The aim of URVCBA is the creation of a statutory structure that will enhance the unification regulations across different states. However, it regulates  “virtual currency business activity,” not cryptocurrency specifically.

According to the ULC , the definition of ‘virtual currency business activity’ refers to:

(1) exchanging virtual currencies for bank deposits, cash, or another virtual currency;
(2) transferring virtual currencies from one to another customer; or
(3) certain fiduciary or custodial services by which assets or properties under the control of custodians are identified as “virtual currencies.”

U.S policy on cryptocurrencies as per FinCEN

In the US, the primary CTF and AML legislation is known as BSA (Bank Secrecy Act), for which the FinCEN is the main enforcing agency. BSA pertains to securities, casinos, and other money servicing businesses.

In march 2013, FinCEN provided interpretive guidelines to explain the BSA with relation to cryptocurrencies, by which:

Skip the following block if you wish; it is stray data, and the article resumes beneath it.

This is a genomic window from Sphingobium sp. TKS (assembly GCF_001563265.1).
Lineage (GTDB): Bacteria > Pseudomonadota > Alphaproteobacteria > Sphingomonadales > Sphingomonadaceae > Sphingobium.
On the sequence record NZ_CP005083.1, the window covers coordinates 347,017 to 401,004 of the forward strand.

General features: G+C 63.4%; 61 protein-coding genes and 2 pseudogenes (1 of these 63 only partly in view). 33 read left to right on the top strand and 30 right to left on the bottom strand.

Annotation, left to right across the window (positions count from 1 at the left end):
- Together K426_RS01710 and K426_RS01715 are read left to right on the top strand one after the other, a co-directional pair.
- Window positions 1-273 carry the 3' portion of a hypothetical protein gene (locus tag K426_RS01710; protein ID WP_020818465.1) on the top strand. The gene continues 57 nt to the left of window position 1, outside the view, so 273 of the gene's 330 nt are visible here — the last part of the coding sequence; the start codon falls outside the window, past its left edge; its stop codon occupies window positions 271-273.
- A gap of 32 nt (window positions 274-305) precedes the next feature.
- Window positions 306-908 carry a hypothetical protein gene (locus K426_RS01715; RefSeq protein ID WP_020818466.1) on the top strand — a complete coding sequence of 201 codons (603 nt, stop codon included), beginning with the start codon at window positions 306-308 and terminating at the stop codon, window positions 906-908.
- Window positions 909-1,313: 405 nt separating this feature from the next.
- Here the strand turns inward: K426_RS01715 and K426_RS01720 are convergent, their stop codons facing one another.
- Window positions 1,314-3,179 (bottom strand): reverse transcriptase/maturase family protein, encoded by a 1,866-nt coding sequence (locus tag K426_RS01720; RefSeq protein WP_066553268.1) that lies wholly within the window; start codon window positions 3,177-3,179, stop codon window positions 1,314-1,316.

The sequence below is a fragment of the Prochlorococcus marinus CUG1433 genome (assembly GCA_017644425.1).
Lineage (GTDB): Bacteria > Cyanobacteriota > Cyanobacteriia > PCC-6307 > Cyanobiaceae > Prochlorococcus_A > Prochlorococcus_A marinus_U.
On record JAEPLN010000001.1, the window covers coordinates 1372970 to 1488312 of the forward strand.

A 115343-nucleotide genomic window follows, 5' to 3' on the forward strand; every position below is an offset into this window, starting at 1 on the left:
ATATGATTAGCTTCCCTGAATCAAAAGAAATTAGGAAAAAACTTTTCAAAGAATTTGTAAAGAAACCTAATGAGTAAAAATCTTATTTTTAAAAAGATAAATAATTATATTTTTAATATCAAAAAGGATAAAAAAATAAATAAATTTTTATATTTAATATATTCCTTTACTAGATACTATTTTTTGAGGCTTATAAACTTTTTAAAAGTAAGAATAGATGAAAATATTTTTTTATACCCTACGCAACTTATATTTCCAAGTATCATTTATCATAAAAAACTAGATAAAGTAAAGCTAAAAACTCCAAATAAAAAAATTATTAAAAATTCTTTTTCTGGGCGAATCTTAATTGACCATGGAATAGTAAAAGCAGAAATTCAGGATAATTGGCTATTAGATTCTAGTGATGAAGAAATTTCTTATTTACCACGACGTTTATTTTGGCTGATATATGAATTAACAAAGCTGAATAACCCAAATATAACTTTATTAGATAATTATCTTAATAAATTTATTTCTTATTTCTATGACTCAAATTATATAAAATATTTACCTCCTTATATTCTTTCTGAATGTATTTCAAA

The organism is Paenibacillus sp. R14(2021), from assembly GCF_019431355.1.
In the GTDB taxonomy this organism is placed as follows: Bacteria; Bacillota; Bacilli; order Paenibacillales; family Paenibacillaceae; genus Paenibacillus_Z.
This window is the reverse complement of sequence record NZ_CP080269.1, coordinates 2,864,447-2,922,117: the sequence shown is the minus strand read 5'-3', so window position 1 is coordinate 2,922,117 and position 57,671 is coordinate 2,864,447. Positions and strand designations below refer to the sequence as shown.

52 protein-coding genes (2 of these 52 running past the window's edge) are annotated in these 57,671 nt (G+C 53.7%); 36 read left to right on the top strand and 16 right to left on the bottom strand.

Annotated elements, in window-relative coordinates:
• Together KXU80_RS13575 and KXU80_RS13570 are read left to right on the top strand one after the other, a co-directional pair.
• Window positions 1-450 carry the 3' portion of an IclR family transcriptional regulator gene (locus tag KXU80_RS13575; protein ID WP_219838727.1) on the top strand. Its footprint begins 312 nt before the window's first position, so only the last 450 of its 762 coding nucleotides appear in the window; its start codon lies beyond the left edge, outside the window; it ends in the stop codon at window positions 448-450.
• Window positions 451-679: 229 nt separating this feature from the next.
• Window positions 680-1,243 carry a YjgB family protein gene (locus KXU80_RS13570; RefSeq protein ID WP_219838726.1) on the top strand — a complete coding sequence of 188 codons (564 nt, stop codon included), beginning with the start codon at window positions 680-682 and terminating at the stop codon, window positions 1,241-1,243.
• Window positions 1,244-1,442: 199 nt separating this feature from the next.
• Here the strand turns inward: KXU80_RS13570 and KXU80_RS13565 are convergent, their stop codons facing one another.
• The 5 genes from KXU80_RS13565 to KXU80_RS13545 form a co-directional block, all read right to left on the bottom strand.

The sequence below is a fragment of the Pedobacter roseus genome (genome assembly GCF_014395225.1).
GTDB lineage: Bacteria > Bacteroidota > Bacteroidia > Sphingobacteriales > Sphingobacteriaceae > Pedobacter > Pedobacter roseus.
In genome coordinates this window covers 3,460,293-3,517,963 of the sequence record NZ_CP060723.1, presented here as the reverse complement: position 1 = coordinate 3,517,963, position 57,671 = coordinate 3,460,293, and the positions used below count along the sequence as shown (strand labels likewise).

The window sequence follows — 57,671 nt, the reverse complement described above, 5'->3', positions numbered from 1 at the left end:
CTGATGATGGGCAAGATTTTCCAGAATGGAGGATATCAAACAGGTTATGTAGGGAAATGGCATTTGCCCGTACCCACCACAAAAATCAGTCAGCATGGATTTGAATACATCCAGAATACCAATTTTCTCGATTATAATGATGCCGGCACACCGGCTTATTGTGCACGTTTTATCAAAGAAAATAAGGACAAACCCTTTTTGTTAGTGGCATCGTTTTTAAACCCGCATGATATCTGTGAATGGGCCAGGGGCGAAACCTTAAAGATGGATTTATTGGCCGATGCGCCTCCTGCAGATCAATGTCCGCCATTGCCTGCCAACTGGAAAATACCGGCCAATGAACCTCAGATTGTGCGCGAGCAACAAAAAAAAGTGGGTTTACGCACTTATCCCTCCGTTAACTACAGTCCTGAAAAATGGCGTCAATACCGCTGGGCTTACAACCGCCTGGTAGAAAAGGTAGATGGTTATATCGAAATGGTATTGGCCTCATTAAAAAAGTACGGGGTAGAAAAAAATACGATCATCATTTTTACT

“A virtual currency is an exchange medium which operates as a currency in certain environments. However, this currency lacks other attributes of a real currency. Moreover, it possesses an equivalent value like a real currency or can act like a real currency substitute.”

Therefore, Bitcoin is one decentralized virtual currency according to FinCEN.

U.S Policy on cryptocurrencies as per the SEC

The SEC (US Securities and Exchange Commission) is an authority responsible for regulating securities, as well as derivatives thereof. The Securities Act of 1993 details their main legislation points.

The regulations by the SEC focus on two Bitcoin aspects:

(a) investments purchased using Bitcoin, and (b) investments in Bitcoin.

In the beginning of March 2018, the SEC indicated that digital currency should be viewed as a security. It aims to apply security relevant laws to all aspects of cryptocurrency ranging from the exchanges to crypto wallets. The agency focuses on ICO (Initial Coin Offerings), and strives to strictly regulate these as evidenced by the recent subpoenas obtained by the SEC.